Increased Risk of Invokana AmputationsJune 6, 2019
Invokana, a drug approved by the FDA in 2013 to treat Type II diabetes is now the subject of Invokana amputation lawsuits. In fact, one of the potential side effects of the drug is necrosis—a condition which could lead to amputation of body parts. Invokana quickly became one of the most popular drugs to treat Type II diabetes, due largely to its ability to effectively manage blood sugar levels without being used in combination with other diabetes medications. Johnson & Johnson and its subsidiary, Janssen Pharmaceuticals now face Invokana amputation lawsuits because of the severe injuries many who took the drug have experienced.
Invokana First in New Class of Type II Diabetes Medications
Invokana was the first in a new class of Type II diabetes medications; the drug appeared to be able to improve blood glucose control, reduce systolic blood pressure and even reduce weight. Invokana is a SGLT2 drug—a sodium glucose co-transporter 2 inhibitor. The drug acts on the kidneys, disposing of glucose through the urine. Typically, when glucose filters from the bloodstream into the kidneys it is reabsorbed into the bloodstream, however Invokana sends the glucose out through a patient’s urine. Although the FDA approved Invokana in 2013, there were concerns, even at the time of approval. Janssen conducted at least nine clinical trials prior to submitting Invokana for approval by the FDA.
Invokana Receives Black Box Warning
These clinical trials found an increased risk of adverse cardiovascular events within the first thirty days patients took the drug. While cardiovascular risks appeared to level off after that initial thirty days, the clinical trials found an increase in both HDL and LDL cholesterol among many study participants. When the FDA approved the drug, the agency did so with a caveat—Janssen was instructed to conduct five post-market, long-term studies on the drug, including one study which gauged the cardiovascular risks of Invokana.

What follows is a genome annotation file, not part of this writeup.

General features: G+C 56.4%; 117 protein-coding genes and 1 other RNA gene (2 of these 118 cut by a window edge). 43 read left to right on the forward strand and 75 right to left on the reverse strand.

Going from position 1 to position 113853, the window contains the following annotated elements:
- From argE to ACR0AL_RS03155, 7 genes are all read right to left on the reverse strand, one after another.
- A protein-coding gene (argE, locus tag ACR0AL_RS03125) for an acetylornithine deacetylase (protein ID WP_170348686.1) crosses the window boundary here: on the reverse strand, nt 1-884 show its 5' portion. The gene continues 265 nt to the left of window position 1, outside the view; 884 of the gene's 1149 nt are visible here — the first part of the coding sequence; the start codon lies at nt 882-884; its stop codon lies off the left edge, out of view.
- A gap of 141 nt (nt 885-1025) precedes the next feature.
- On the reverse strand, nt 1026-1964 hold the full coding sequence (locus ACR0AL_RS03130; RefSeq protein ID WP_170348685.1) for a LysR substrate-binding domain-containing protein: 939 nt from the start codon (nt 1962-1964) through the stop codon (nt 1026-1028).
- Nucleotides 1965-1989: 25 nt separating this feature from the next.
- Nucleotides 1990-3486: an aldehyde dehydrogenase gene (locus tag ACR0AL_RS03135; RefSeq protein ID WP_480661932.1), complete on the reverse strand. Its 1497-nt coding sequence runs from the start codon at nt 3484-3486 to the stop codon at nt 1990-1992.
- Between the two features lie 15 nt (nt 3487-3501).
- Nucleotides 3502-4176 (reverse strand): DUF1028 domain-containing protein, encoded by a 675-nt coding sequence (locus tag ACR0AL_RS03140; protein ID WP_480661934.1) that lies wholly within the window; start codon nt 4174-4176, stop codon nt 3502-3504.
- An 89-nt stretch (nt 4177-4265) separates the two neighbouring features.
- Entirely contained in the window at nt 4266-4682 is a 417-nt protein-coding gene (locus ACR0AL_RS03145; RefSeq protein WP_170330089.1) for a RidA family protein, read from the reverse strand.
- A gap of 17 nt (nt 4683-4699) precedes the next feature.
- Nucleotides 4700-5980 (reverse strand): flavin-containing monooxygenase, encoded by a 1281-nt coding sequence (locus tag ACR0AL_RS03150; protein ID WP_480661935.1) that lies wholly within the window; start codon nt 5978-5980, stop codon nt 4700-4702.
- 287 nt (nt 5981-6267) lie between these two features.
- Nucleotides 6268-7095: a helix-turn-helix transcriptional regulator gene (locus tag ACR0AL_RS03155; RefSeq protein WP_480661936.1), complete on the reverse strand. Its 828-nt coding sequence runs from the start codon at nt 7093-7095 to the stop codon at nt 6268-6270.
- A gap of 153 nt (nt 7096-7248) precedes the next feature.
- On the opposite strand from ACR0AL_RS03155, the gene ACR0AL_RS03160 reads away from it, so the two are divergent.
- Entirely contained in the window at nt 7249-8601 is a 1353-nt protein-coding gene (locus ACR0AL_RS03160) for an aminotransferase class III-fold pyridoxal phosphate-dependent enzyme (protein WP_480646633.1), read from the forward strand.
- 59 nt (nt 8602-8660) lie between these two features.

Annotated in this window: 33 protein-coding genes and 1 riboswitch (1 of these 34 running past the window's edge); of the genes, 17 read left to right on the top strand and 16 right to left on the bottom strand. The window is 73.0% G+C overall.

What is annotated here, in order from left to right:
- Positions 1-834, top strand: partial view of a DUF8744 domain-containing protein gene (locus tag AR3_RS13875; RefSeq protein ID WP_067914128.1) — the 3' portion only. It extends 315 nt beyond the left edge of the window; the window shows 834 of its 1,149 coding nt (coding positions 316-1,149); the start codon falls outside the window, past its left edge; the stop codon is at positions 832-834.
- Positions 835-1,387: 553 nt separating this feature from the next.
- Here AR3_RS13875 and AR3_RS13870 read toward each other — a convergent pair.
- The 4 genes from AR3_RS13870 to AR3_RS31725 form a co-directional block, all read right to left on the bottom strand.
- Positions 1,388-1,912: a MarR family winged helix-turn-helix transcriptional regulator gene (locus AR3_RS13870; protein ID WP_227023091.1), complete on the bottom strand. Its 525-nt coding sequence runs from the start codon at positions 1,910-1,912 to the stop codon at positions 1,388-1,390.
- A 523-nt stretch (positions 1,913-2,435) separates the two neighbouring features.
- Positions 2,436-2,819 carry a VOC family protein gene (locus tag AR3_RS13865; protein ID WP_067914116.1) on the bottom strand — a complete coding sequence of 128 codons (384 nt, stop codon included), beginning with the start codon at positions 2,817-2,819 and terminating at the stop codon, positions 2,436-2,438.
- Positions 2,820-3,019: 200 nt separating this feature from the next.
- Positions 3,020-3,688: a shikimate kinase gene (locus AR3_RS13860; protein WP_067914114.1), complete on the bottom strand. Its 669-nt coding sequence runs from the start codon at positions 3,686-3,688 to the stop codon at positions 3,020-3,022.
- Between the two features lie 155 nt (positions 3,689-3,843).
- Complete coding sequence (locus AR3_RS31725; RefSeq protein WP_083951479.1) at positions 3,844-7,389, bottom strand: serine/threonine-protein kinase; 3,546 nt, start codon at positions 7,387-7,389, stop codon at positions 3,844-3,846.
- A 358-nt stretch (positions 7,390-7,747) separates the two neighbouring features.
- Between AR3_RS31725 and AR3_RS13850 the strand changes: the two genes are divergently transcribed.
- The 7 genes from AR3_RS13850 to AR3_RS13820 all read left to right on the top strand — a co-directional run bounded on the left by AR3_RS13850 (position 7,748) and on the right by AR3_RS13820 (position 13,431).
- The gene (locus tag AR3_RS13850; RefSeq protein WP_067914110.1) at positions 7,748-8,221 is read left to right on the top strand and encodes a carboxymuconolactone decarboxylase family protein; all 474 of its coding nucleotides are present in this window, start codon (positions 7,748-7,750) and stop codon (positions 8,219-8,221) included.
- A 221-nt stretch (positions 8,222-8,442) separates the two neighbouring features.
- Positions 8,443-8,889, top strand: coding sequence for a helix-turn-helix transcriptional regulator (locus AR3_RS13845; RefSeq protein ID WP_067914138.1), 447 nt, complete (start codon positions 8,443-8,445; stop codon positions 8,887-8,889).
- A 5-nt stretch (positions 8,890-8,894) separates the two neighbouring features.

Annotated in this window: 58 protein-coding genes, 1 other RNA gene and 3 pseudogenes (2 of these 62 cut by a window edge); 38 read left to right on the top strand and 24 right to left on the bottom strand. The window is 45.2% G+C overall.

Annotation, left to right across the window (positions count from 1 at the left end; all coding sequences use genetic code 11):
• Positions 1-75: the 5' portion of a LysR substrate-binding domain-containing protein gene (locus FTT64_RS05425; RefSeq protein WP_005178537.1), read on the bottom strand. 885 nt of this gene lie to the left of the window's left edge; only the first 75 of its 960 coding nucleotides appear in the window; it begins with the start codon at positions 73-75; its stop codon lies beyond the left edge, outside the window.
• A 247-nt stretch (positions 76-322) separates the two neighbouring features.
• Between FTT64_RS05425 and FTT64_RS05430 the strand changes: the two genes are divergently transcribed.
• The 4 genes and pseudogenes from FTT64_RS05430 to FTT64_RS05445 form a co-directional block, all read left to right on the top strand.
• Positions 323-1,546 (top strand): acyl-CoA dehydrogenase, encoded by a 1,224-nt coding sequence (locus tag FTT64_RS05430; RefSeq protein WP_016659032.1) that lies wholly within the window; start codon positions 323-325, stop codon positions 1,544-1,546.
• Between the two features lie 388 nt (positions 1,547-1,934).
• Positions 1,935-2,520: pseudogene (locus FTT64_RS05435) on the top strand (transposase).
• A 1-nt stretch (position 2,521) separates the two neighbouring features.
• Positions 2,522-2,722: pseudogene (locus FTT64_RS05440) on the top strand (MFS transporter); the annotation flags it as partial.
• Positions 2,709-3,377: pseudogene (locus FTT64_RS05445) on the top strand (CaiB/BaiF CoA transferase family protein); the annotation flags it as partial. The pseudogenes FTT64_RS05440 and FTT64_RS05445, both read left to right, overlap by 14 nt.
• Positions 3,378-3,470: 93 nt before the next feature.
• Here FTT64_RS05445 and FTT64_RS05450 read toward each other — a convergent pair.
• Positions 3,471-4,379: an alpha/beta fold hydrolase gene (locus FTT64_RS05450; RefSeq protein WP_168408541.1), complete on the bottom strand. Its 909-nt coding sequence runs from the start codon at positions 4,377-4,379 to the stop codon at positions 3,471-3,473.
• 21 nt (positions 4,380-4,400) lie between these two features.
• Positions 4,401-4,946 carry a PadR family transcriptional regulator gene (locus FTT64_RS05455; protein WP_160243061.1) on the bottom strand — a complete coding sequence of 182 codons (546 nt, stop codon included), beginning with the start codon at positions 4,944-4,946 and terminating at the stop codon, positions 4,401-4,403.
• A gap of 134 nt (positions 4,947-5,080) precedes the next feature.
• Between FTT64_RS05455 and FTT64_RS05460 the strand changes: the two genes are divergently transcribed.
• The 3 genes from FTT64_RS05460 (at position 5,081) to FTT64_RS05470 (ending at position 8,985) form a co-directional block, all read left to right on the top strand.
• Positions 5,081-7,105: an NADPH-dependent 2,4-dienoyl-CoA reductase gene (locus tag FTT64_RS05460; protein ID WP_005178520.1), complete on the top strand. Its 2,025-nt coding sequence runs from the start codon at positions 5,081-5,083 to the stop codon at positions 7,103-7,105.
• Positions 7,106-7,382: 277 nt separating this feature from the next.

Since Invokana was approved by the FDA, a significant number of adverse event reports were sent to the FDA. Subsequently, the FDA warned the public regarding potential kidney failure related to Invokana, ketoacidosis and bone deterioration. Further, the FDA mandated that Janssen would place a Black Box warning on the drug to highlight an increased risk of foot and leg amputations associated with Invokana.
Two Large Invokana Clinical Trials Have Alarming Results
Two large Invokana clinical trials were undertaken; the first found that nearly six out of every 1,000 patients treated with the drug suffered an amputation (only 2.9 out of 1,000 taking the placebo experienced an amputation). The second trial resulted in even more dismal numbers with 7.5 out of every 1,000 Invokana patients experiencing an amputation. As of December 2017 there were 952 Invokana complaints pending. The majority of these lawsuits involved injuries to kidneys, serious ketoacidosis, infections and stroke, although some did allege Invokana amputations. Many of the lawsuits currently filed against Johnson & Johnson and Janssen allege the manufacturers knew—or should have known about the serious side effects of Invokana, including Invokana amputations.
Helping Clients Who Have Suffered an Invokana Amputation
Clients who have been injured as the result of taking Invokana could find themselves with medical expenses they are unable to pay. These clients may also be unable to work because of the serious nature of the Invokana amputations. USClaims can help your clients pay both their medical expenses and their regular, day-to-day expenses related to an Invokana amputation in anticipation of a court judgment or settlement.
Involved in an Invokana Amputation Lawsuit?
At USClaims, we offer pre-settlement funding, if a case is qualified for pre-settlement funding then we would purchase a portion of the proceeds of the anticipated court judgment or settlement for some cash now. USClaims only gets paid if a case is won or has reached a settlement! Apply now or call us today at 1-877-USCLAIMS to learn more.